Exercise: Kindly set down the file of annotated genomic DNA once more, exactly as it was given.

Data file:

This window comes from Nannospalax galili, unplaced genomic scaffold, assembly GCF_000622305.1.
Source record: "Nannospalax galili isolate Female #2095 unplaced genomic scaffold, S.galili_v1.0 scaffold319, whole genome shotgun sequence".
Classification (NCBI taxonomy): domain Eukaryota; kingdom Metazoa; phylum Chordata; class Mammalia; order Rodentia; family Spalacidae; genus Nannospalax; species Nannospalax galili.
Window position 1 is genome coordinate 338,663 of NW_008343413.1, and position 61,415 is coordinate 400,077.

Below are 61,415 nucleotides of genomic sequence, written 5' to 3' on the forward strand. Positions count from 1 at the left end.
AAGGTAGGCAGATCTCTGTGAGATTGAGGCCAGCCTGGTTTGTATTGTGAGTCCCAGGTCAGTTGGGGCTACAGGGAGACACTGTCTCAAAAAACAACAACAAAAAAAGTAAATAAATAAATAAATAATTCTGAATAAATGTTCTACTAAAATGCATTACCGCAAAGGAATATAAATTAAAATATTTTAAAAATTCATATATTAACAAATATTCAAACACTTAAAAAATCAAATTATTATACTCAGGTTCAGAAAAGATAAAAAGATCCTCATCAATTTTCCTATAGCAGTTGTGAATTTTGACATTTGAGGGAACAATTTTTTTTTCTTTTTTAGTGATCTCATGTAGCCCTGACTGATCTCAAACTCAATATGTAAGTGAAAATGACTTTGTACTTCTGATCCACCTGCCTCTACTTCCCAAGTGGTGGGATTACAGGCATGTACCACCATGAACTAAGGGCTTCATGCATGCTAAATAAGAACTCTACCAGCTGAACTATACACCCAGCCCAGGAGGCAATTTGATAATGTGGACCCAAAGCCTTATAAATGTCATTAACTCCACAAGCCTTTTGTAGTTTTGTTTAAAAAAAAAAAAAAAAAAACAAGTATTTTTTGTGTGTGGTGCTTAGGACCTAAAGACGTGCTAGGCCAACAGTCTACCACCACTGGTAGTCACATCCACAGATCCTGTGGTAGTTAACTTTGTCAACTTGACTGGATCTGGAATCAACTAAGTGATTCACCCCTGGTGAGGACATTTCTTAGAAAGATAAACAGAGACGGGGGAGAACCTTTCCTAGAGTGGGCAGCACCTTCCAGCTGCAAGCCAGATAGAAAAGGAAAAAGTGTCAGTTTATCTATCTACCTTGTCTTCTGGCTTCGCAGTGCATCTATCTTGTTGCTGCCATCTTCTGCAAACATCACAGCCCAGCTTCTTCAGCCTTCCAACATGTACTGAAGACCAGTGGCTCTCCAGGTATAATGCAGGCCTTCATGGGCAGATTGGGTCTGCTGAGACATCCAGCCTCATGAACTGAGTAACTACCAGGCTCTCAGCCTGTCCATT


This window comes from Nannospalax galili, unplaced genomic scaffold, assembly GCF_000622305.1.
Source record: "Nannospalax galili isolate Female #2095 unplaced genomic scaffold, S.galili_v1.0 scaffold319, whole genome shotgun sequence".
Classification (NCBI taxonomy): domain Eukaryota; kingdom Metazoa; phylum Chordata; class Mammalia; order Rodentia; family Spalacidae; genus Nannospalax; species Nannospalax galili.
Window position 1 is genome coordinate 338,663 of NW_008343413.1, and position 61,415 is coordinate 400,077.

Below are 61,415 nucleotides of genomic sequence, written 5' to 3' on the forward strand. Positions count from 1 at the left end.
AAGGTAGGCAGATCTCTGTGAGATTGAGGCCAGCCTGGTTTGTATTGTGAGTCCCAGGTCAGTTGGGGCTACAGGGAGACACTGTCTCAAAAAACAACAACAAAAAAAGTAAATAAATAAATAAATAATTCTGAATAAATGTTCTACTAAAATGCATTACCGCAAAGGAATATAAATTAAAATATTTTAAAAATTCATATATTAACAAATATTCAAACACTTAAAAAATCAAATTATTATACTCAGGTTCAGAAAAGATAAAAAGATCCTCATCAATTTTCCTATAGCAGTTGTGAATTTTGACATTTGAGGGAACAATTTTTTTTTCTTTTTTAGTGATCTCATGTAGCCCTGACTGATCTCAAACTCAATATGTAAGTGAAAATGACTTTGTACTTCTGATCCACCTGCCTCTACTTCCCAAGTGGTGGGATTACAGGCATGTACCACCATGAACTAAGGGCTTCATGCATGCTAAATAAGAACTCTACCAGCTGAACTATACACCCAGCCCAGGAGGCAATTTGATAATGTGGACCCAAAGCCTTATAAATGTCATTAACTCCACAAGCCTTTTGTAGTTTTGTTTAAAAAAAAAAAAAAAAAAACAAGTATTTTTTGTGTGTGGTGCTTAGGACCTAAAGACGTGCTAGGCCAACAGTCTACCACCACTGGTAGTCACATCCACAGATCCTGTGGTAGTTAACTTTGTCAACTTGACTGGATCTGGAATCAACTAAGTGATTCACCCCTGGTGAGGACATTTCTTAGAAAGATAAACAGAGACGGGGGAGAACCTTTCCTAGAGTGGGCAGCACCTTCCAGCTGCAAGCCAGATAGAAAAGGAAAAAGTGTCAGTTTATCTATCTACCTTGTCTTCTGGCTTCGCAGTGCATCTATCTTGTTGCTGCCATCTTCTGCAAACATCACAGCCCAGCTTCTTCAGCCTTCCAACATGTACTGAAGACCAGTGGCTCTCCAGGTATAATGCAGGCCTTCATGGGCAGATTGGGTCTGCTGAGACATCCAGCCTCATGAACTGAGTAACTACCAGGCTCTCAGCCTGTCCATT